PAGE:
While in-person care has too many barriers, especially those that disproportionately affect disadvantaged groups, virtual care systems need ways to appropriately direct patients to exactly level of care – even if that means asking the patient to make an appointment for an office visit.
Patients and providers are excited about the opportunity to increase access to care. But one person’s access is another’s expense. And payers, especially the government, are concerned that home care programs will increase care and expenses. For example, patients who would otherwise not be admitted to hospital can now be admitted to hospital while they are at home – but still take up limited hospital staff time.
Ultimately, I recommended that my patient call her doctor to schedule a same-day appointment or go to the emergency room. I feel bad that I can’t handle her health anxiety better; she thinks it was a waste of time and money.
Fortunately, there are ways to improve the outcome for both of us.
Reducing stress in virtual care with technology
Providers prefer personal care because More ▼ can be done there: physical exam, EKG, walking test, maneuvers, procedures and laboratory tests. For virtual care to be a much better alternative to all of this, virtualization of more than just audio-video communications will be needed. This means finding virtual counterparts for personal care.
This is where technology can shine. Several promising health technology startups are developing products designed to significantly improve telehealth, including:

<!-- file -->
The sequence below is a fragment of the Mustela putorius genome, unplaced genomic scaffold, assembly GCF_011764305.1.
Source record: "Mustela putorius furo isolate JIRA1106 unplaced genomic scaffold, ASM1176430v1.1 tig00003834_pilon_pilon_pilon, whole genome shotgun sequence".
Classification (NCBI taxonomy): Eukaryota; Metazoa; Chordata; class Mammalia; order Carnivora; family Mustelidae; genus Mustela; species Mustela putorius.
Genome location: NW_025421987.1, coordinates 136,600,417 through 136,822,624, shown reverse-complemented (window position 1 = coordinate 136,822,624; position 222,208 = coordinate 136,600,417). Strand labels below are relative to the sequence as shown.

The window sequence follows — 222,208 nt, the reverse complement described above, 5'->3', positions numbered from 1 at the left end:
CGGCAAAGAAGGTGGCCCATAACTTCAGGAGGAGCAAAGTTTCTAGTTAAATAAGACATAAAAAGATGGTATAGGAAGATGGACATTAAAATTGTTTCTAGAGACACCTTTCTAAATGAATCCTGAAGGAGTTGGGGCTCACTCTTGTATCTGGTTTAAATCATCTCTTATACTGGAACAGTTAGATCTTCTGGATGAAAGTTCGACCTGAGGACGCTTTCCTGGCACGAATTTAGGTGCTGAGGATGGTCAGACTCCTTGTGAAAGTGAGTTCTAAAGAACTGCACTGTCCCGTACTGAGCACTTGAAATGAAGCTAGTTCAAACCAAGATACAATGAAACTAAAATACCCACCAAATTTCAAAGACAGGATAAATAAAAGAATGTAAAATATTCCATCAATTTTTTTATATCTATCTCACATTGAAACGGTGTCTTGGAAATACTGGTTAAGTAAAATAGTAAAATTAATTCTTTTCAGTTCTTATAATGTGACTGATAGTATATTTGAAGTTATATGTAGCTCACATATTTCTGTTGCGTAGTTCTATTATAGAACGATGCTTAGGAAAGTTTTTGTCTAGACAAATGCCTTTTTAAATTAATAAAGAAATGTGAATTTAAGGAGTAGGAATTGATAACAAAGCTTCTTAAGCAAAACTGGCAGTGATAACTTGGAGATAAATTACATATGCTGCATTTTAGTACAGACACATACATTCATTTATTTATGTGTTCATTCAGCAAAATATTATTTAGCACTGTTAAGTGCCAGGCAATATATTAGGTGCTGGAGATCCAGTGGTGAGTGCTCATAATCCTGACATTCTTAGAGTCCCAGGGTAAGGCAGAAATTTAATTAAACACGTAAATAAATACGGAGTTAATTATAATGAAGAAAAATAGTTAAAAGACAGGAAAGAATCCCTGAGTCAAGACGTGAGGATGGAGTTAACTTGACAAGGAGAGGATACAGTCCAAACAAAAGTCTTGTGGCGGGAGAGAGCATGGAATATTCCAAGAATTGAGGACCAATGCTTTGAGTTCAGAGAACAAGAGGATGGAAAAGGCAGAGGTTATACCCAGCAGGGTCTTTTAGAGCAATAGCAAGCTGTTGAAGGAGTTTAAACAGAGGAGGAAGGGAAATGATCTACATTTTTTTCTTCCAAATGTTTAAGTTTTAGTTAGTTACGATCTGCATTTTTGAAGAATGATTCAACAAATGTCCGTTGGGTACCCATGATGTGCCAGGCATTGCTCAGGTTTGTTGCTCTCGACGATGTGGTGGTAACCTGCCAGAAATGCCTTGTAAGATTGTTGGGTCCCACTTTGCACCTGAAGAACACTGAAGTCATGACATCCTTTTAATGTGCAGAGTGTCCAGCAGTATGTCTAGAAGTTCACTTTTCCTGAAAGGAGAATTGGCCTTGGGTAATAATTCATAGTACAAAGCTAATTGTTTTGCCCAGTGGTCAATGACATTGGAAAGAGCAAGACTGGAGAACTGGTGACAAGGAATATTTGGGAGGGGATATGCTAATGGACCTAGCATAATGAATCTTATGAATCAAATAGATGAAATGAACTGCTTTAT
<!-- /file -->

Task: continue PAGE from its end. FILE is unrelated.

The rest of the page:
- KardiaMobile by AliveCor: A small device that pairs with a smartphone to identify six common arrhythmias.
- Nonagon: Remotely performs multiple examinations including auscultation, ear/throat examination, pulse, pulse ox and temperature.
- Sonavi Labs: Creates an AI-powered digital stethoscope.
- Vastmindz: A company that records vital signs using a phone or webcam. [Editor’s note: Author has no relationship with companies named]
We still need to figure out ways to integrate virtual and physical patient visits with a unified and familiar workflow. When I helped advise the design of a hybrid virtual solution from start-up DecodedHealth, we went to great lengths to ensure that the provider could deliver virtual and personal care with the same workflow without interruption – same registration, same EHR, same documentation, same workflow. I believe something like this will need to become an industry standard to reduce the disruption caused by virtual care delivery while making it more financially viable.
Likewise, we need better telehealth technology where audio/video calls require much less technical support and are customized to improve the needs of providers and patients. Some facilities have a medical assistant who initiates the conversation to make sure the patient is ready. Incorporating biometrics to both verify a patient’s identity and ensure the call technology works are attractive options for startups.
Much more is needed at the systemic level. After helping to advise on a number of these decisions, I realized that better regulatory, compliance and compensation mechanisms are still needed to use virtual care technologies that truly enable better care. The cost of technical integration into our workflows remains daunting. The dynamics of virtual care will also need to become more longitudinal and relationship-based, with fewer episodic pill decisions. Diagnostic and safety mechanisms of virtual care should also be expanded.
I notice that my next patient, a pleasant looking 19-year-old male, is finally logged in and seems ready to go. His file says he has a chief complaint of a rash, so I have high hopes that I can meet his needs in that regard.
If only I could help him get the computer sound working…
Photo: Sorbetto, Getty Images